High-Tech River Rocks Track Thunderstorms'
Strength By Marcia Wood
October 30, 2003
Downpours from sudden summer thunderstorms in the typically
parched American Southwest can quickly fill a dry streambed, loosening pebbles
and stones to send them rolling and tumbling downstream. But no one really
knows precisely how far and fast these rocks travel.
To find out, Agricultural
Research Service scientists have substituted approximately 200 high-tech,
electronically equipped rocks in place of natural rocks. And, they're tracking
the electronic rocks' journeys. They're doing the work at three small
streambeds in the rugged shrub-grasslands of ARS'
Experimental Watershed outside Tombstone, Ariz.
Their discoveries should, for example, provide the basis for
mathematical formulas that could help reservoir managers estimate the amount of
rock and sediment that might make its way to their reservoirs after
ARS hydraulic engineer Mary H. Nichols designed the research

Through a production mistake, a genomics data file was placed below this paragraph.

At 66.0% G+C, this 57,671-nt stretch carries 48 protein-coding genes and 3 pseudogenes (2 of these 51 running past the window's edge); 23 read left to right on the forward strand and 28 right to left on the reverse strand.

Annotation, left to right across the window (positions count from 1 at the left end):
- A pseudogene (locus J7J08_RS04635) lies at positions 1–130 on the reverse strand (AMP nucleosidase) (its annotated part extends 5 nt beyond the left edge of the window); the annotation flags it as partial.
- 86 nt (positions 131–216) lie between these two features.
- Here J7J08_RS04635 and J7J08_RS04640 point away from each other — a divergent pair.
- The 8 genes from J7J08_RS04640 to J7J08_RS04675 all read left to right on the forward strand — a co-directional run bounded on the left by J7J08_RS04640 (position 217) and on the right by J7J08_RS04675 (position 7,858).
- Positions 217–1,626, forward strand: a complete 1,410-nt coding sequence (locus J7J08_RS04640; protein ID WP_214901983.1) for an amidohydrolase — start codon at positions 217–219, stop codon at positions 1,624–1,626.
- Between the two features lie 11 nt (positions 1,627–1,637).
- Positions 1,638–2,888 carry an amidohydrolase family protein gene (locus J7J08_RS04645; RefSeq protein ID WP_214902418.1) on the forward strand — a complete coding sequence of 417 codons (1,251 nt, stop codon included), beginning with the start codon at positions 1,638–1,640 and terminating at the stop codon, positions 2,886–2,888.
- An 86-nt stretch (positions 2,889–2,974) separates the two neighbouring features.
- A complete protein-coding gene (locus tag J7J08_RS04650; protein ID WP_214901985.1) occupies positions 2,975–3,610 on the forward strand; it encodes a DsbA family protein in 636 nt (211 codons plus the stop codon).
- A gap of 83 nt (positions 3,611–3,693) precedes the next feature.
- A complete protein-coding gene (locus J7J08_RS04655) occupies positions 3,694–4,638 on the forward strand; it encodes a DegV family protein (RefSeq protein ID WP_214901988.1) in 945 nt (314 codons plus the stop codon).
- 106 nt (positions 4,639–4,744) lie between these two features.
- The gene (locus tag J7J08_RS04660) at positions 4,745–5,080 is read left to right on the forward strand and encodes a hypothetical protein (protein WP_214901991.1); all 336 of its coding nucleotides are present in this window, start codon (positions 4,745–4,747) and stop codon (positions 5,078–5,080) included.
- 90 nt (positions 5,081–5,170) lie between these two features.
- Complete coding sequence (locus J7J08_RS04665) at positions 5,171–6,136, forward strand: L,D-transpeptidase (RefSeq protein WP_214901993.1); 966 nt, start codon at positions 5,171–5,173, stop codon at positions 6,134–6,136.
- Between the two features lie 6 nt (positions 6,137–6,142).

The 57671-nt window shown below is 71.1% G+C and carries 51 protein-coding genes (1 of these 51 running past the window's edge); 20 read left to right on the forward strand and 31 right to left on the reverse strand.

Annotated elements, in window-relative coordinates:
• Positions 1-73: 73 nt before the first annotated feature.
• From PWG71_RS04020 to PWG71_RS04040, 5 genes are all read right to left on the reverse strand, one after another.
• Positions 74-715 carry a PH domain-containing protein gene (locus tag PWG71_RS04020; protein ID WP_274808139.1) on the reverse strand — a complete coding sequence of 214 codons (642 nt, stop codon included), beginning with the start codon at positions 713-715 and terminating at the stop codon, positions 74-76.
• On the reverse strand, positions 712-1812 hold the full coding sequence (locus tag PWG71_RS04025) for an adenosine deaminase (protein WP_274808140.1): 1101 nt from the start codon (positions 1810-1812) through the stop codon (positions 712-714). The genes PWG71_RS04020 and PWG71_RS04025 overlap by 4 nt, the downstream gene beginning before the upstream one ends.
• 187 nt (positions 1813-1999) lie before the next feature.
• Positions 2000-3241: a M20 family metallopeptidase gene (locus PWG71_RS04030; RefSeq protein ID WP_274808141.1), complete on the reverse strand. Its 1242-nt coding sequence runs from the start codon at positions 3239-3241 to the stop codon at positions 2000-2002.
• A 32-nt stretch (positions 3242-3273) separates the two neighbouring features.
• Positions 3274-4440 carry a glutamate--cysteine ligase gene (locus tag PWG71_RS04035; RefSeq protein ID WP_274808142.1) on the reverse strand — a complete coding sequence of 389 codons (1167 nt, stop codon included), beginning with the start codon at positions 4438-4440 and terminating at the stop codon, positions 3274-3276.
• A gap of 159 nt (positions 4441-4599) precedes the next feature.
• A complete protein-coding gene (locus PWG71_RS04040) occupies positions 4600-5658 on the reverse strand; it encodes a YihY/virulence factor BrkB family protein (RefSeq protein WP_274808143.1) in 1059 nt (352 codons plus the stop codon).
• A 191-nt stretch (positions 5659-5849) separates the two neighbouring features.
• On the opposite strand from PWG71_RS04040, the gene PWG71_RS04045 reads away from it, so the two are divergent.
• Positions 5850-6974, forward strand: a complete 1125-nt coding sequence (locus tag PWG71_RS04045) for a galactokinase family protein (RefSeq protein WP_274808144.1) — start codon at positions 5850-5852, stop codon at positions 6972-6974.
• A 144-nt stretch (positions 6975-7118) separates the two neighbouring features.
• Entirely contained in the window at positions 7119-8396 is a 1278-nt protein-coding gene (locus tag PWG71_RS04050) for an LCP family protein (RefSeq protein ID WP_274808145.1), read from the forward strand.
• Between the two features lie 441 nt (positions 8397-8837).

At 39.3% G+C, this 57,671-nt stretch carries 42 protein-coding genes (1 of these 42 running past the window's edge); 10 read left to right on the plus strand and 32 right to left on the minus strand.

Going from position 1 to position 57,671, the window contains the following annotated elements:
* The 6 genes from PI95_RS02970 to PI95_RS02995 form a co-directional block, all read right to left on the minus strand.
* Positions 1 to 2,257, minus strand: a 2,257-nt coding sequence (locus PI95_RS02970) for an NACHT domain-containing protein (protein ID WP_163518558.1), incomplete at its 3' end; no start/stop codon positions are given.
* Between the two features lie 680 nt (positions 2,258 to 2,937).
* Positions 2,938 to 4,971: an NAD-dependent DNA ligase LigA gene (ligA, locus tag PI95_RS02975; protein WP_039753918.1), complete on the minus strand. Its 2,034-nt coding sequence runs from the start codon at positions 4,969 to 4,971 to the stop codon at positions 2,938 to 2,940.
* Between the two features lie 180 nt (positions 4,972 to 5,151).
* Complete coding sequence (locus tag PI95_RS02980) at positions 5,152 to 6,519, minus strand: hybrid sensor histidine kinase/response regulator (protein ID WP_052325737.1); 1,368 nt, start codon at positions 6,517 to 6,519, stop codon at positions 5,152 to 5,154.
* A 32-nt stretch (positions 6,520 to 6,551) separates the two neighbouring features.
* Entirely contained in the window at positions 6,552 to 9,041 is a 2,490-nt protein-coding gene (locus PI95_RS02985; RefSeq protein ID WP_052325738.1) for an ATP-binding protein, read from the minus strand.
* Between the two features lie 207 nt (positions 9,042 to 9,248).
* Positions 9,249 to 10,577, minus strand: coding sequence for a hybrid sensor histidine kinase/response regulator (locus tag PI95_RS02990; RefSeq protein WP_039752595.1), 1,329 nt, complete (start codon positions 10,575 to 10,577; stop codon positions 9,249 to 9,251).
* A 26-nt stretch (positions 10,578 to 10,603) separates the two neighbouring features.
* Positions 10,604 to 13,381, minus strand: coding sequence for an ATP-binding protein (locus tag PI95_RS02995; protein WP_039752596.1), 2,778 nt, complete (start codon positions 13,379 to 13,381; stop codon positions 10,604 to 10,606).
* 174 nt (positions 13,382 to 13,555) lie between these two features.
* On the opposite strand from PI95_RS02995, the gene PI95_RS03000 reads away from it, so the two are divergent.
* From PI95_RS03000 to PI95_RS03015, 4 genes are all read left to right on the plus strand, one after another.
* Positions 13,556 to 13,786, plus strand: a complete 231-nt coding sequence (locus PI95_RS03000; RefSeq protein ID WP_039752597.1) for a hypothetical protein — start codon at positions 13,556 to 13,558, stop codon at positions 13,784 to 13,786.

rocks in her laboratory at the Southwest Watershed Research Center in
Tucson, Ariz. Each sphere, about the size of a racquetball, is made of concrete
and weighs about the same as a natural rock of the same size. But each lab-made
rock houses a tiny, glass-enclosed transponder, an electronic device similar to
those that commuters attach to their vehicles for prepaid passage through
bridge or highway toll gates.
Nichols and co-researchers quickly and easily found and
individually identified--electronically--all the research rocks after
rainstorms during Arizona's 2002 and 2003 "monsoon" seasons. They did that by
sweeping a battery-powered antenna over the streambeds. The signal sent from
the antenna is picked up by the transponders, then sent to and recorded by a
handheld personal digital assistant or PDA. Portable global positioning
equipment logs the exact location of each electronic stone.
Though the idea of electronic rocks isn't new, Nichols' are
likely among the best performing, most numerous and most economical.
Nichols discussed the experiments earlier this week with
researchers participating in an international conference and tour honoring the
50th anniversary of the world-famous Walnut Gulch Experimental Watershed.
ARS is the U.S. Department of
Agriculture's chief scientific research agency.